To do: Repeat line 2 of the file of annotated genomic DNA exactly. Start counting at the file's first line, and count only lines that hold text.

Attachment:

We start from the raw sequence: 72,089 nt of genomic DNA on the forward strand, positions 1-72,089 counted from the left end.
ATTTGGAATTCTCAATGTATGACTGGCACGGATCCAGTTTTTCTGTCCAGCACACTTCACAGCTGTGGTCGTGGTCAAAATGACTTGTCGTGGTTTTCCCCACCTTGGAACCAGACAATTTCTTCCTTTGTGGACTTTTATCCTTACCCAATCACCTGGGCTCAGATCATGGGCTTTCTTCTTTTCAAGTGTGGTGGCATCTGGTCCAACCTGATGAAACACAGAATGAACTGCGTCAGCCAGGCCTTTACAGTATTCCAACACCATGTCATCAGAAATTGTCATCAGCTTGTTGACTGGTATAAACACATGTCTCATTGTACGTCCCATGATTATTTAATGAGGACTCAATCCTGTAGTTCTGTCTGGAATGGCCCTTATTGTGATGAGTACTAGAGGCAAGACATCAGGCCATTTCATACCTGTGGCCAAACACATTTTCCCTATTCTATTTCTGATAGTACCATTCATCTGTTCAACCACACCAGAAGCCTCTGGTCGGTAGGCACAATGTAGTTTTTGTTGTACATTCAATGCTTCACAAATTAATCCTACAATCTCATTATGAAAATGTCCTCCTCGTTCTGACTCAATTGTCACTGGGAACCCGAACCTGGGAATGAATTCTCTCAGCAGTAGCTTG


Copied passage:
ATTTGGAATTCTCAATGTATGACTGGCACGGATCCAGTTTTTCTGTCCAGCACACTTCACAGCTGTGGTCGTGGTCAAAATGACTTGTCGTGGTTTTCCCCACCTTGGAACCAGACAATTTCTTCCTTTGTGGACTTTTATCCTTACCCAATCACCTGGGCTCAGATCATGGGCTTTCTTCTTTTCAAGTGTGGTGGCATCTGGTCCAACCTGATGAAACACAGAATGAACTGCGTCAGCCAGGCCTTTACAGTATTCCAACACCATGTCATCAGAAATTGTCATCAGCTTGTTGACTGGTATAAACACATGTCTCATTGTACGTCCCATGATTATTTAATGAGGACTCAATCCTGTAGTTCTGTCTGGAATGGCCCTTATTGTGATGAGTACTAGAGGCAAGACATCAGGCCATTTCATACCTGTGGCCAAACACATTTTCCCTATTCTATTTCTGATAGTACCATTCATCTGTTCAACCACACCAGAAGCCTCTGGTCGGTAGGCACAATGTAGTTTTTGTTGTACATTCAATGCTTCACAAATTAATCCTACAATCTCATTATGAAAATGTCCTCCTCGTTCTGACTCAATTGTCACTGGGAACCCGAACCTGGGAATGAATTCTCTCAGCAGTAGCTTG